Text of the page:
disease and in the absence of other clinical ndings.106
In COL4A1 mutationsnamely, in hereditary
angiopathy, nephropathy, aneurysm, and muscle cramps
(HANAC) syndromethe cerebral vascular phenotype
involves an association between a subcortical small-vessel
disease and aneurysms of the carotid siphon.107
nephropathy, and stroke (HERNS) is associated with
mutations of the TREX1 gene and its phenotype includes
psychiatric symptoms, dementia, subcortical strokes, and

Cryptogenic stroke
In about 30% of patients, the cause of stroke cannot be
identied despite the detailed and comprehensive
aetiological work up described in this Review. Some of
these patients might have classic vascular risk factors, but
they do not show evidence of large atherosclerotic or smallvessel arterial disease. Minor atherosclerotic lesions might
be missed by current diagnostic and imaging techniques.
A frequent mistake is the diagnosis of cryptogenic stroke
in patients with incomplete or delayed aetiological
investigation.108 This misdiagnosis is of particular
importance in dissection, which can resolve quickly, and in
intracardiac thrombus, which can either resolve or
fragment and embolise. Results of some biological
diagnostic tests (eg, antiphospholipid antibodies for
antiphospholipid syndrome or platelet count for
thrombocythaemia) can uctuate, and therefore repeated
assessment is needed. Repeated or extended Holter
monitoring might be necessary if paroxysmal arrhythmias
are suspected. Repeated angiography might also be
necessary to distinguish between reversible cerebral vasoconstriction syndrome, in which the various segmental
arterial narrowings are reversible, and vasculitis,
atherosclerosis, or other vasculopathies of intracranial
arteries, in which the narrowings persist or even progress.

Conclusions and future directions

Progress in the identication of the causes and
mechanisms of stroke in young adults has been slow but
constant, mainly because of technological advances in
imaging and genetic diagnosis. Despite this progress,


Search strategy and selection criteria

We searched PubMed for articles published between 2000 and
July, 2010, with the terms stroke(s) young adults, ischaemic
stroke young adults, and infarction young adults. We
included articles published in English, French, Portuguese, and
Spanish and those from our own les. An inclusive upper age
limit of 55 years was considered for the literature review.

several methodological issues and many unanswered

clinical questions still need to be addressed.
Most of the case series of stroke in young adults were
assembled in tertiary hospitals. Therefore, incomplete
case ascertainment and selection bias towards more severe
cases or rare causes is inevitable. However, communitybased studies are not very helpful to widen our knowledge
about the causes and prognosis of stroke in young adults
because only a few cases of stroke will be detected in this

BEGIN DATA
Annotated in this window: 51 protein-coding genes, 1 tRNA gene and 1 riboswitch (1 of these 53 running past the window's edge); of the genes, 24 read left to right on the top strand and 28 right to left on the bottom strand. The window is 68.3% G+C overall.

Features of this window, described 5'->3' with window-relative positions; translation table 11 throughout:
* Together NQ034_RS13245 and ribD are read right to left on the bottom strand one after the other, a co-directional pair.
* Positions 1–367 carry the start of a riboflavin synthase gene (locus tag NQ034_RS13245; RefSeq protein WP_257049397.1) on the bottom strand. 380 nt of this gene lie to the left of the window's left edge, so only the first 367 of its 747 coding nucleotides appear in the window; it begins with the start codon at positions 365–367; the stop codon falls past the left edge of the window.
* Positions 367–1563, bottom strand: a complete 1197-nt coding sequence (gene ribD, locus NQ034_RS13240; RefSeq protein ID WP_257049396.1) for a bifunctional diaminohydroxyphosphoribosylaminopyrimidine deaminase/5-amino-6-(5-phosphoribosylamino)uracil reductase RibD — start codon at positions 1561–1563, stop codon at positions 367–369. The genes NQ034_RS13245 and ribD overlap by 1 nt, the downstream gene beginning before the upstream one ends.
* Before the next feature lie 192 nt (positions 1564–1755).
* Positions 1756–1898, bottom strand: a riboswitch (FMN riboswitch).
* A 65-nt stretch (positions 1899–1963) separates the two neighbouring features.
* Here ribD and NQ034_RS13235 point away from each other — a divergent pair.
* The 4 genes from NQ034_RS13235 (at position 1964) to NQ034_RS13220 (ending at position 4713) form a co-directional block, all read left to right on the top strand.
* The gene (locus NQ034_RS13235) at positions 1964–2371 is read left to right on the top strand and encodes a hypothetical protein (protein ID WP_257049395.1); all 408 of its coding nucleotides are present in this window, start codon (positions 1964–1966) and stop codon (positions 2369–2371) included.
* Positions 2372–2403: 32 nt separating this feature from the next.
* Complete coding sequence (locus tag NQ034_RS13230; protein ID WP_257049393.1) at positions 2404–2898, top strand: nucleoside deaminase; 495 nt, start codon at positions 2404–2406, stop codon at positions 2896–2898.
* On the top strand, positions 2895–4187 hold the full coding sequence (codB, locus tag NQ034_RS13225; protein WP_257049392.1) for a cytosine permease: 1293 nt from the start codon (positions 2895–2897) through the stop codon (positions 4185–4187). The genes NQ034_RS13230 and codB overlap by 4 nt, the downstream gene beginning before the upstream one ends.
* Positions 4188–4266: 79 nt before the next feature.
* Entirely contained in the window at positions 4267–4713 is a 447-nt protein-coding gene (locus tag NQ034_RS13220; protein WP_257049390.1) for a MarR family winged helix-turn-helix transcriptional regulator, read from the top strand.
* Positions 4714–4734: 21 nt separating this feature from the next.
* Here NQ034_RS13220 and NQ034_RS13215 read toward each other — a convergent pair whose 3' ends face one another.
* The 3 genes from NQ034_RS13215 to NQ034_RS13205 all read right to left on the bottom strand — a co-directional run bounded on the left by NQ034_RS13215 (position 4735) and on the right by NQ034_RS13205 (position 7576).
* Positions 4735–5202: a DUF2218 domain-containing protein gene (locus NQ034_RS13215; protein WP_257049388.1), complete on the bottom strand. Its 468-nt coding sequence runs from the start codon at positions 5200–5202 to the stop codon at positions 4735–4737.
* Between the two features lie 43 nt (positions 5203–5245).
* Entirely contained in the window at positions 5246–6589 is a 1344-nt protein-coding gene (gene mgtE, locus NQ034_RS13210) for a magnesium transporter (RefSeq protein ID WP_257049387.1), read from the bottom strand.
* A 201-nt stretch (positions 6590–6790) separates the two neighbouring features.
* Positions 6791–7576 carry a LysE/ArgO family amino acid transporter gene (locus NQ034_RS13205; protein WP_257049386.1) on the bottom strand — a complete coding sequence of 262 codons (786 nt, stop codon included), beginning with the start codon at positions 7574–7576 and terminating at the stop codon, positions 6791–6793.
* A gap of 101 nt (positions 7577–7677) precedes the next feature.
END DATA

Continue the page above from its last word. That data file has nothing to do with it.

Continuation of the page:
group, in view of the low incidence of stroke before the
age of 50 years. Therefore, in the past decade, we have
witnessed an increased collaboration between individual
centres in the study of some causes of stroke in young
adults, such as patent foramen ovale,76 dissection,109,110 and
Fabrys disease.3,104106 These collaborations should also be
pursued in the setting of multicentre registries and
randomised clinical trials, thus gathering the required
sample sizes that are needed for answering relevant
clinical questions and for preplanned subgroup analyses.
Moreover, denition of subtypes of stroke and associated
disorders should be uniform and explicit. Studies with
longer follow-up are needed to investigate the outcomes
as young patients age. More observational data are needed
on the safety of pregnancy after stroke in young women.
Centres in developing countries in dierent continents
should actively participate in such studies, because most
strokes in young adults take place in these settings.
Furthermore, the causes of stroke are diverse and resource
allocation strategies dier from those in developed
countries. The aetiological diagnosis of stroke in young
adults needs a dierent and more complex diagnostic
work up than does stroke in older adults. Studies
comparing the cost-eectiveness of dierent strategies
(eg, comprehensive vs staged vs clinically oriented) are also
needed to search for the causes of stroke in this age group.
Finally, guidelines specically dedicated to stroke in young
adults, such as those already available for stroke in
children,111 would be welcome.
JMF generated the outline of the Review, wrote the rst draft, apart from
the sections written by ARM and JLM, and prepared tables 1 and 2 and
gures 14 and 6. ARM wrote the rst draft of the sections on infections
and prepared the panel. JLM wrote the rst draft of the sections on
migraine, pregnancy, and patent foramen ovale and prepared gure 5.
All authors contributed equally to the review of the subsequent drafts
and nal version, which they read and approved.
Conicts of interest
We declare that we have no conicts of interest.